Colin Goddard explains the difficulties insurers face when assessing the risk of World Cup players
The World Cup in Germany will bring together some of the greatest football players from all over the world to excite their travelling supporters and millions watching back home. National pride will be at fever pitch. But behind the scenes, the country versus club debate continues to rumble with the insurance of the players as one of the main sources of contention.
Wayne Rooney's metatarsal fracture, which has left England's World Cup plans in disarray, highlights one of the important dilemmas. As he works hard to recover from the injury and get on the plane to Germany, serious questions about his insurance cover will need to be resolved between Manchester United and the Football Association (FA).
“Rooney is probably one of the major assets on the Manchester United balance sheet. Having paid £27m for the 20-year-old less than two years ago they would expect his value to continue to soar,” says Roland Fox, underwriting partner at MAP, a specialist in football player insurance.
Fox adds: “There will need to be some detailed discussion between the two sets of doctors over his fitness before he is released to the England squad. It is unlikely his club will be prepared to risk a reoccurrence of his metatarsal injury while playing for England in the World Cup, with the possibility of losing his services for a part of the following league season. Furthermore, no underwriter is likely to insure the metatarsal in Rooney's right foot during the World Cup. Any other injury claim that could have resulted from a weakened metatarsal will also be rigorously examined.”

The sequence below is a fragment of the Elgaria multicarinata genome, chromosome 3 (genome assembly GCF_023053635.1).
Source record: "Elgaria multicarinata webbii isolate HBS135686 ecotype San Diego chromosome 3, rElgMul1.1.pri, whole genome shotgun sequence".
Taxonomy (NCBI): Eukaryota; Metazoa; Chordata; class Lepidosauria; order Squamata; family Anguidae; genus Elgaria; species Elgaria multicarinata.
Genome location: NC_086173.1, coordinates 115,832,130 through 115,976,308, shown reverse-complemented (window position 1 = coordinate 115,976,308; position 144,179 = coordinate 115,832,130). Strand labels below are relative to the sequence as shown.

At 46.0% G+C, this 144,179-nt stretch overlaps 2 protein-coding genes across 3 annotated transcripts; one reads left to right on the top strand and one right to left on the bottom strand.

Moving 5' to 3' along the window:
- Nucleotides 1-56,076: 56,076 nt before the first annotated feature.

Although the FA has its own insurance cover for the national squad, similar cover may not be universal among all the teams playing in this year's World Cup. For some of the poorer African and South American football federations, insuring their football superstars who play for clubs in Spain's La Liga, Italy's Serie A or the UK Premiership may not be financially possible.
The sheer cost of insuring star players such as Brazil's Ronaldinho, Eto'o from Cameroon, and Ivory Coast's Drogba may well be beyond their means. The clubs are unlikely to put such valuable talent at risk and may well be footing the bill for their insurance cover while on international duty.
But the debate about who pays the bill for insurance may well change following the result of a pending lawsuit. In Belgium, Royal Sporting Charleroi is suing FIFA, football's ruling body.
Last season FIFA instructed Charleroi to release a player, Abdelmajid Oulmers, to play for Morocco against Burkina Faso. He was injured during the match, was out for seven months, and the club missed out on the Champions League.
Charleroi has the support of G14, the group of 18 leading European football clubs.
G14's motive in the Oulmers case is innocent enough: it wants national federations to indemnify clubs if expensive players get injured while playing for their country.
The fear is that this is a prelude to a breakaway, whereby the clubs will cut themselves adrift from their own national bodies. Uefa has threatened the clubs with expulsion from its domestic leagues if that happens.
While the club versus country debate continues to rumble on, the implications of a court ruling on another Belgium-based footballer continues to have far-reaching financial implications.